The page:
Republicans blast debt ceiling deal: ‘Bad news’
The bill's deadline is June 5
Just a day after House Speaker Kevin McCarthy released the text of his compromised deal to prevent a national default, Republicans in and out of Congress were already at odds over the agreement struck between House negotiators and President Biden.
The "agreement in principle" to do away with the debt limit until at least 2025 in exchange for nominal cuts to the IRS and a slight alteration of who might qualify for food subsidies championed by McCarthy is apparently not what some Republicans were envisioning when they sent their tenuously appointed speaker to make a deal with Biden.
"This #debtceiling ‘deal' is uncapped — set to expire subject to (Treasury Secretary Janet) Yellen's discretion… wait for it… in a lame duck (1/1/2025) guaranteed to still have a Dem Senate & Biden White House," Texas Rep. Chip Roy said via Twitter.
Roy followed that with a not-so-subtle warning to McCarthy of just how loose the alliance he built to gain the speaker's gavel really is.
"A reminder that during Speaker negotiations to build the coalition, that it was explicit both that nothing would pass Rules Committee without at least 7 GOP votes — and that the Committee would not allow reporting out rules without unanimous Republican votes," Roy wrote.
Ohio Sen. J.D. Vance seemed uncertain of what McCarthy had achieved over weeks of negotiations on behalf on the party.
"The more I learn about this debt ceiling deal, the more I think it's bad news," he told his followers. "Deficit reduction isn't even my most important issue. But we didn't get permitting reform. We didn't get border security. It's not entirely clear we got anything."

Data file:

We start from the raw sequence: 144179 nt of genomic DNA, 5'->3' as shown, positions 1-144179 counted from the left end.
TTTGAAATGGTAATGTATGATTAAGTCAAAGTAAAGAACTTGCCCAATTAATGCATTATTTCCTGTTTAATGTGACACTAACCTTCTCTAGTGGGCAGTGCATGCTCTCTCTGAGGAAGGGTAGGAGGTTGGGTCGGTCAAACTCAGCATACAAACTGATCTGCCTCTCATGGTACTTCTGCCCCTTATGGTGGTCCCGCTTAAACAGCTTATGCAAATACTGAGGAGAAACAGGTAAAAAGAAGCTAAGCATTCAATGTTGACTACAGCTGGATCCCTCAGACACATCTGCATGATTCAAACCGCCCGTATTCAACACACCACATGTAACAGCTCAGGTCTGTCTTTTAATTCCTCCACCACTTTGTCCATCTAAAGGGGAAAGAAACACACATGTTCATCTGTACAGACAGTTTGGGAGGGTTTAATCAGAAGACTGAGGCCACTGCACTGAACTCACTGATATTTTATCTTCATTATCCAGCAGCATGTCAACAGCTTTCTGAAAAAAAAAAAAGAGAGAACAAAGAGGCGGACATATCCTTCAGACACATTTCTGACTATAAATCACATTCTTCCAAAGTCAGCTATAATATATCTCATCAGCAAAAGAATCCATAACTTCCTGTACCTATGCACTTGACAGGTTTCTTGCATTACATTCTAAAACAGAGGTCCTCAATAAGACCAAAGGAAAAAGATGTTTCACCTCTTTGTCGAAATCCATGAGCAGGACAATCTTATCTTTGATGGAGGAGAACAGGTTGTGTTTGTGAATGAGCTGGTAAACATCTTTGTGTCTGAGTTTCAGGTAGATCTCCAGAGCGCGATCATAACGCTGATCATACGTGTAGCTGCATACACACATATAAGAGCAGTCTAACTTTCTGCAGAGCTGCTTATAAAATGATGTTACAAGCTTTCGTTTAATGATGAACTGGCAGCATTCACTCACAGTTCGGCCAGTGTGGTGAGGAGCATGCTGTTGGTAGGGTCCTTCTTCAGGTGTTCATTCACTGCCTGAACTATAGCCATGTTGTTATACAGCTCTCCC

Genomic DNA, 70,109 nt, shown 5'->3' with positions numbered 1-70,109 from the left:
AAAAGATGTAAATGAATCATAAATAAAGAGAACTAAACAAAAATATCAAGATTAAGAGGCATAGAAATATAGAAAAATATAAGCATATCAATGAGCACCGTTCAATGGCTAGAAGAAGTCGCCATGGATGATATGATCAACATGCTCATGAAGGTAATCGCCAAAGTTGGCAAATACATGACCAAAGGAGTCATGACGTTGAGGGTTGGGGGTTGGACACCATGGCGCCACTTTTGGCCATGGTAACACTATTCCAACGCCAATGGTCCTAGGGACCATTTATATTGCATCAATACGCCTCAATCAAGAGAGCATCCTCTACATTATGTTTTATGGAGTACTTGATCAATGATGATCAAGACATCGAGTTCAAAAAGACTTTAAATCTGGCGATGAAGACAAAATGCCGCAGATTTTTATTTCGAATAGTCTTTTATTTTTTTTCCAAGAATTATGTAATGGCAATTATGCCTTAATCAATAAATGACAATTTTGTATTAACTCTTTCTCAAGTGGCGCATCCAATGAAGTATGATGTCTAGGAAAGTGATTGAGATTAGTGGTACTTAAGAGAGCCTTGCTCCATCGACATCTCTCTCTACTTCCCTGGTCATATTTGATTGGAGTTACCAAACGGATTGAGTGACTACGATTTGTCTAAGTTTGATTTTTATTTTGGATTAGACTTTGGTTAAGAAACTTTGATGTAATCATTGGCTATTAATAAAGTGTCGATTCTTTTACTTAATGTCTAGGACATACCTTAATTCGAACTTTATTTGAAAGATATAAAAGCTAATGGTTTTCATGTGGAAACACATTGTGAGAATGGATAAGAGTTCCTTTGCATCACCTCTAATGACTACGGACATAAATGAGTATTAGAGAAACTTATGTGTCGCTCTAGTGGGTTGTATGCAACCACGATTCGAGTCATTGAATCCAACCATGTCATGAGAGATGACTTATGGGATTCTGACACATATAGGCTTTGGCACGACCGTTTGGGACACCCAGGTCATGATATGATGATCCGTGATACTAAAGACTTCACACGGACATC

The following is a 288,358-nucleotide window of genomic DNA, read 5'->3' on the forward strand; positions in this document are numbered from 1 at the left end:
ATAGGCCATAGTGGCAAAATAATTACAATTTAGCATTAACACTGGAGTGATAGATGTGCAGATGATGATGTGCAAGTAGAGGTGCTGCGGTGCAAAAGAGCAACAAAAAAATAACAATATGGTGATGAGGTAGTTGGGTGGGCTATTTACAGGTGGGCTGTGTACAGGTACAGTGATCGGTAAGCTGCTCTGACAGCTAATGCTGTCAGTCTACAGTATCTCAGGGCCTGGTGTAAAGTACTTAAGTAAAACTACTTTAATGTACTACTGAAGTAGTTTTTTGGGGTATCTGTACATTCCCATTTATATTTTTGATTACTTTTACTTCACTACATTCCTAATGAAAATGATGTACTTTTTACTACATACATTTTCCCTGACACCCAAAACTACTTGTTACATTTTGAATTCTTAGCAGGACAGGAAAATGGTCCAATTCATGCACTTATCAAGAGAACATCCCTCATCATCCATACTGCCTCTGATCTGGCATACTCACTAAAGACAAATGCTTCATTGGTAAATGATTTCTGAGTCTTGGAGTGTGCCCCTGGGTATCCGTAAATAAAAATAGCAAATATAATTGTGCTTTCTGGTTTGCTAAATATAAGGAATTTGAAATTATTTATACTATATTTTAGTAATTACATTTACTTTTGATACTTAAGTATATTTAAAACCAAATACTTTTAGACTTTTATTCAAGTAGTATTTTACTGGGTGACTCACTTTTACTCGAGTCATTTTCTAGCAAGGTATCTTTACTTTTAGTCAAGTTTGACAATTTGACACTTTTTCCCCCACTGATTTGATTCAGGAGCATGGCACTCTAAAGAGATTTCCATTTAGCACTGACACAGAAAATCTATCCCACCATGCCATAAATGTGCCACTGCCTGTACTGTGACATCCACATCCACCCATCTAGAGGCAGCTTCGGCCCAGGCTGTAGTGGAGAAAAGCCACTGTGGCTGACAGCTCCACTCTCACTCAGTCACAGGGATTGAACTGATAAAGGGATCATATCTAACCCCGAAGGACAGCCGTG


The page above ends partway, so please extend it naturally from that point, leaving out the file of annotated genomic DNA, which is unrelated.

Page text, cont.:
Former Massachusetts Gov. Mitt Romney, now Utah's junior senator, presented the exact opposite response, calling for the "good-faith bipartisan compromise" to clear Congress and make its way to Biden's desk "in the coming days."
"This deal is good for the country in that it prevents a default subsequent financial meltdown, while also limiting spending. In addition, House leadership successfully fought for conservative priorities like work requirements for TANF and SNAP, and reduced permitting timelines," he said in a statement.
Florida Gov. Ron DeSantis, who is currently polling second in the race for the Republican nod toward the White House, joined Fox News Monday morning to blast the deal and Washington politics in general.
"Prior to this deal, our country was careening toward bankruptcy," DeSantis said. "After this deal our country will still be careening toward bankruptcy and to say you can do $4 trillion of increases in the next year and a half, I mean, that's a massive amount of spending."
"I think we've gotten ourselves on a trajectory here, really since March of 2020 with some of the COVID
spending, it totally reset the budget and they're sticking with that," he said.
The deal, in addition to removing the debt ceiling until well after the 2024 presidential election, would also keep non-defense spending roughly the same as now through the next fiscal year and increase spending by just 1% in the following year.
The bill claws back about $30 billion in unspent COVID funds and $1.4 billion in funding from the Internal
The legislation expands age determined work requirements for able bodied adults receiving SNAP, formerly known as food stamps, by five years to age 54, though that provision will sunset in 2030.
The bill also ends the pause on student loan payments, which has been in place the entirety of the Biden administration, though not until after June when the U.S. Supreme Court will decide the legality of the student loan forgiveness program behind the forbearance.
McCarthy returned to Washington D.C. on Monday ahead of an expected Rules Committee vote on the bill Tuesday afternoon.
The "agreement in principle" still must clear the full House and Senate before it can see Biden's signature. If the bill isn't passed by June 5, Yellen said last week, the country will default on its debts for the first time in history.